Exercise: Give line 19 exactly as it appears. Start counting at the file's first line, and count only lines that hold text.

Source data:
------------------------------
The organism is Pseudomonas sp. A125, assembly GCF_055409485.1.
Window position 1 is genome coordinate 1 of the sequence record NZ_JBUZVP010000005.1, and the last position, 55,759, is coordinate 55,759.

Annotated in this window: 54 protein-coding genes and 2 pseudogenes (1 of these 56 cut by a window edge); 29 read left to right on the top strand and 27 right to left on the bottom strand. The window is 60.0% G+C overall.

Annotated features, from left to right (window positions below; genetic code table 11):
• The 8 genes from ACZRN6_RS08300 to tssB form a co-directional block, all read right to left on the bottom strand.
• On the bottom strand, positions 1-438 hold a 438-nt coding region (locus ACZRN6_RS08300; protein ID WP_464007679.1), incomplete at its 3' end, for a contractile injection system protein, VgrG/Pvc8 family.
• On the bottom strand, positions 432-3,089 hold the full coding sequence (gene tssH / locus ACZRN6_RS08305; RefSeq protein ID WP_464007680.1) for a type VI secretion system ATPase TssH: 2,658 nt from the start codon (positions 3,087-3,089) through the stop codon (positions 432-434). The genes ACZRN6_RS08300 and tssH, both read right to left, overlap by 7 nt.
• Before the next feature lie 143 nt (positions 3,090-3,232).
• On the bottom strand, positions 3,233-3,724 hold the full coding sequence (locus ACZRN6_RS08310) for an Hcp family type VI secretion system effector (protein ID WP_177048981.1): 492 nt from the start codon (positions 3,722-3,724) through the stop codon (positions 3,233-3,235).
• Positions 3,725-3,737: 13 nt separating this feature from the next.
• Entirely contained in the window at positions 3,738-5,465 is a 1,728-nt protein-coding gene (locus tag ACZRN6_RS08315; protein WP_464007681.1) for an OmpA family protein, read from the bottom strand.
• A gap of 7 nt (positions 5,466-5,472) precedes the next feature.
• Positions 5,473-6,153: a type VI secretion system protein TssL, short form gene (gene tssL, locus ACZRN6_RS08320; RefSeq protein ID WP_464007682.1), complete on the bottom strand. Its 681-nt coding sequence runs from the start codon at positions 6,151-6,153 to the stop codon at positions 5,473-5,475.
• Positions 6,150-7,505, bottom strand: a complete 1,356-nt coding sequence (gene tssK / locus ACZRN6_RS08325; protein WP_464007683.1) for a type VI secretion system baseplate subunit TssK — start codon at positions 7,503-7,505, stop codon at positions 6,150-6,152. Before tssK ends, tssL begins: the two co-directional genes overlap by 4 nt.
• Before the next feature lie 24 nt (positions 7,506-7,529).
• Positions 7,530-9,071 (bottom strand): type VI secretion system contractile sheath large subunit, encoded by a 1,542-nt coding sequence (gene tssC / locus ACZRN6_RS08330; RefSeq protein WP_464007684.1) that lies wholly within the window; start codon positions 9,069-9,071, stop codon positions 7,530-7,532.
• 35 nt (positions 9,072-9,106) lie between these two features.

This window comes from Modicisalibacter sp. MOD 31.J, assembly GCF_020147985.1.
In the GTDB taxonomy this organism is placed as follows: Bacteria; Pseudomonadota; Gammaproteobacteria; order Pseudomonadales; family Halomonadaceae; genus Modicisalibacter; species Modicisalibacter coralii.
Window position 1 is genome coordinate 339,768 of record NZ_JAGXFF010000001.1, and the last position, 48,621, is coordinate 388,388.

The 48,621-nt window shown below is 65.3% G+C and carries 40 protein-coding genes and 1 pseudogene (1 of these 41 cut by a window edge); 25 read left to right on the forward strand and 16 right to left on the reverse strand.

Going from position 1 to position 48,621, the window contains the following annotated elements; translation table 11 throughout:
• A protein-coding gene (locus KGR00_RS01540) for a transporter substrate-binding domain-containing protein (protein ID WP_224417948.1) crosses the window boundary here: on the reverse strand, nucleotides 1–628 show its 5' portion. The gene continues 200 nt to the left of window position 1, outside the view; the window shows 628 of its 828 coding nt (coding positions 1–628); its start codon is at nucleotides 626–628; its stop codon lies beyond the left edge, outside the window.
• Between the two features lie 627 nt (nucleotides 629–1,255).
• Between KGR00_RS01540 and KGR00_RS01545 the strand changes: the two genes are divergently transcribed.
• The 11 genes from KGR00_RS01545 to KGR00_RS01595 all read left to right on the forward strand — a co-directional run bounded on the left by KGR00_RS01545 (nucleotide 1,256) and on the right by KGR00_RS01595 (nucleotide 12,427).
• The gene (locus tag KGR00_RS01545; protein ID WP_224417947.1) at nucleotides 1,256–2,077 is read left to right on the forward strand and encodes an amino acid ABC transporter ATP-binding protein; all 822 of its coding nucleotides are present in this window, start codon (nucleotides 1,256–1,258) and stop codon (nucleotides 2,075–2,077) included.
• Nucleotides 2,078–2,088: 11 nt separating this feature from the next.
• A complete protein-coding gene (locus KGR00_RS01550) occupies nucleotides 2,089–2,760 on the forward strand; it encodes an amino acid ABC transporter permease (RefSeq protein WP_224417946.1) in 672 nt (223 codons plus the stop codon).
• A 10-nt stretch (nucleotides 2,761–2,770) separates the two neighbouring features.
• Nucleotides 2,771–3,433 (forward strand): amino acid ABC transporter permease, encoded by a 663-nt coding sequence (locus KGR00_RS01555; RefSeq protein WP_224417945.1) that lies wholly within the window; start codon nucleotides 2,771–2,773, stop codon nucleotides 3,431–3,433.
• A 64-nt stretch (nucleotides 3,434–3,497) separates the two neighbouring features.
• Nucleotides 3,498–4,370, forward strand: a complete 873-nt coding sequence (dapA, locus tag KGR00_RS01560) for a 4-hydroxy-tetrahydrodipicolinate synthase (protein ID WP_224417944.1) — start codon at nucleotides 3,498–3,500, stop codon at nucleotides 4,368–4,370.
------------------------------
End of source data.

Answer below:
In the GTDB taxonomy this organism is placed as follows: Bacteria; Pseudomonadota; Gammaproteobacteria; order Pseudomonadales; family Halomonadaceae; genus Modicisalibacter; species Modicisalibacter coralii.